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I am facing a problem on how to design an amplitude modulator using a common-emitter amplifier circuit.

I am asked to use a carrier frequency of 50MHz and an input signal of 1kHz to 14kHz. In order to solve this problem, I designed a common-emitter circuit, as in my other question. Then I added a modulator signal at the biasing circuit yet I can't obtain a good amplitude modulated signal.

I have searched various sources but the information is not clear and not providing any calculations. I need to know how the values of the components are calculated and work well in simulation. I have found a sample circuit without calculations for reference.

Transistor AM Modulator

Edit: This is my current configuration right now.

enter image description here enter image description here enter image description here enter image description here

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  • \$\begingroup\$ I absolutely love your tenacity!!!! You get another +1! I still think you should read up on the MC1496 and then go out and just buy discretes. You can get them in matched pairs, too!! So they will work pretty well in a similar topology. And, fortunately, the arrangement is even practical. \$\endgroup\$
    – jonk
    Nov 16, 2021 at 6:21
  • \$\begingroup\$ @jonk the problem is my prof wants me to use a transistor based circuit only… \$\endgroup\$
    – Eddy Miner
    Nov 16, 2021 at 6:37
  • \$\begingroup\$ But you can do that. I just said so. Either use some emitter degeneration and/or calibration steps (potentiometers) or else buy yourself some nicely matched BJTs. It's transistor-based that way. And it is practical. (Have you seen the kits you can buy that provides an opamp and the 555 timer, both, entirely with discretes?) Or are you prohibited from certain kinds of part packages (like SOT23-6), too? Do you think the inventor of the MC1496 (Barrie Gilbert) used the IC? Or do you think he built one from discretes, first? \$\endgroup\$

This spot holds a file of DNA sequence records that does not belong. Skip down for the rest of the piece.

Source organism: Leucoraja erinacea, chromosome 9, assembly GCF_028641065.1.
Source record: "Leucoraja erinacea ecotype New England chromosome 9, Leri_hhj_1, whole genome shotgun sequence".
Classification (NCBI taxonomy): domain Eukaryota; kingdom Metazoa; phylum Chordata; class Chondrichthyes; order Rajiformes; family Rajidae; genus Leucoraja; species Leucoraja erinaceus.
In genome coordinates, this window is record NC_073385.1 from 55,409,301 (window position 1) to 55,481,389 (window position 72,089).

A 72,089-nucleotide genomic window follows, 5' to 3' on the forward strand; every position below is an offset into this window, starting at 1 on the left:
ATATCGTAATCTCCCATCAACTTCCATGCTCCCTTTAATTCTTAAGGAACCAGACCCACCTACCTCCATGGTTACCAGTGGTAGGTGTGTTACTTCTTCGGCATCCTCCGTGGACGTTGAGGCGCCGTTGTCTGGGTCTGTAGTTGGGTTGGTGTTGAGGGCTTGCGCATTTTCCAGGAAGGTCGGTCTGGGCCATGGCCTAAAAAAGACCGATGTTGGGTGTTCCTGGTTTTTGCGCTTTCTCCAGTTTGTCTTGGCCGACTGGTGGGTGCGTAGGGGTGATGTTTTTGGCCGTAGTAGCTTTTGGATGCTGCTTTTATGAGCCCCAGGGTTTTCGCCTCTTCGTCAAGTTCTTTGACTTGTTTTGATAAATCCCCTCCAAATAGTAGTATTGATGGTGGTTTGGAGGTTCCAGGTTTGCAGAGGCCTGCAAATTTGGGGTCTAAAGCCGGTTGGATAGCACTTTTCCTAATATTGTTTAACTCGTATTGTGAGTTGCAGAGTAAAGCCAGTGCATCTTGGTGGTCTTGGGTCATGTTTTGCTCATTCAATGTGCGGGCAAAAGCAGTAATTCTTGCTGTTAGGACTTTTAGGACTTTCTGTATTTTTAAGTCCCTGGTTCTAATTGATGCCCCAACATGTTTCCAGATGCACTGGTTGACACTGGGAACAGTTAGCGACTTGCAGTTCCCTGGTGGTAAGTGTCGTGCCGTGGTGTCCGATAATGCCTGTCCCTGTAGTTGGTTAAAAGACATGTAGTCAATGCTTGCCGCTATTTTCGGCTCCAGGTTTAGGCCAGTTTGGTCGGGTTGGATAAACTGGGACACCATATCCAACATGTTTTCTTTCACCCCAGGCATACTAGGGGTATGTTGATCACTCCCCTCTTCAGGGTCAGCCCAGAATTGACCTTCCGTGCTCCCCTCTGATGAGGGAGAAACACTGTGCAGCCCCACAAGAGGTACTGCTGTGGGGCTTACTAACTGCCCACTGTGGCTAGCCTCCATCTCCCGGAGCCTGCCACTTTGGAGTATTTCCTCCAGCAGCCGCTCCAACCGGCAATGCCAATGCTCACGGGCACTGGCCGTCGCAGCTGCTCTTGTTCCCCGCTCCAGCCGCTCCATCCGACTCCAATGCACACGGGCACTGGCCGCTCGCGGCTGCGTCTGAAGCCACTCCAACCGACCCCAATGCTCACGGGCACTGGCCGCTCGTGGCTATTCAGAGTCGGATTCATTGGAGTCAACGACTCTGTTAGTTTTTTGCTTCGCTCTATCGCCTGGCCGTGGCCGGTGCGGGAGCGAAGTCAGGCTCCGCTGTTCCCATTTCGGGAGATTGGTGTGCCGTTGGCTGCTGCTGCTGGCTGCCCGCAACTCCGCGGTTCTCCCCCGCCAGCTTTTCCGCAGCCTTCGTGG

– jonk
    Nov 16, 2021 at 6:42
  • \$\begingroup\$ @jonk Yup I am only limited to a simple transistor, resistors and some basic components only. \$\endgroup\$
    – Eddy Miner
    Nov 16, 2021 at 6:44
  • \$\begingroup\$ So you have package limitations, specifically? Look up the BCV61, BCV62, BCM61, and BCM62, for example. Those are discrete BJTs. Even if those are disallowed (hard to imagine) you can still do it with random junk box BJTs. You are going to have to work at this, regardless. You should base things upon a proper topology. A bad foundation isn't a good beginning. That said, I guess you know what's best. What do I know? \$\endgroup\$
    – jonk
    Nov 16, 2021 at 6:45

3 Answers 3

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I need to know how the values of the components are calculated and worked well in simulation.

Let's work backwards. The voltage that appears on the collector of Q1 should look something like this. (ignore the time-scale, this is taken from another Q/A).

enter image description here

This signal consists of two components. An AM signal plus an amplified version of the modulating signal.

If your collector voltage looks like that, you can get the AM signal by filtering away, or attenuating the component which is the amplified version of the modulating signal. This is (imperfectly) accomplished by the RC high pass filter consisting of RL and the output capacitor. By selecting RL and Cout values such that the cutoff frequency of the RC high pass filter is around that of the carrier frequency.

Use the formula:

$$f = \frac{1}{2\pi RC}$$

where f is the cutoff frequency.

If you pick the cutoff frequency to be equal to the carrier frequency, then you can calculate what Rload * Cout needs to be.

To get the collector voltage to look like that in the diagram, one needs

  • The gain of the transistor to be set properly
  • The biasing of the transistor to be set properly
  • The emitter voltage to reflect the modulating signal, but much less so the carrier signal.

The last point is (imperfectly) accomplished by the low pass filter formed by the combination of Re and Ce.

Choose values for Re and Ce so that the cutoff frequency is the same as the modulating frequency.

Again, use the formula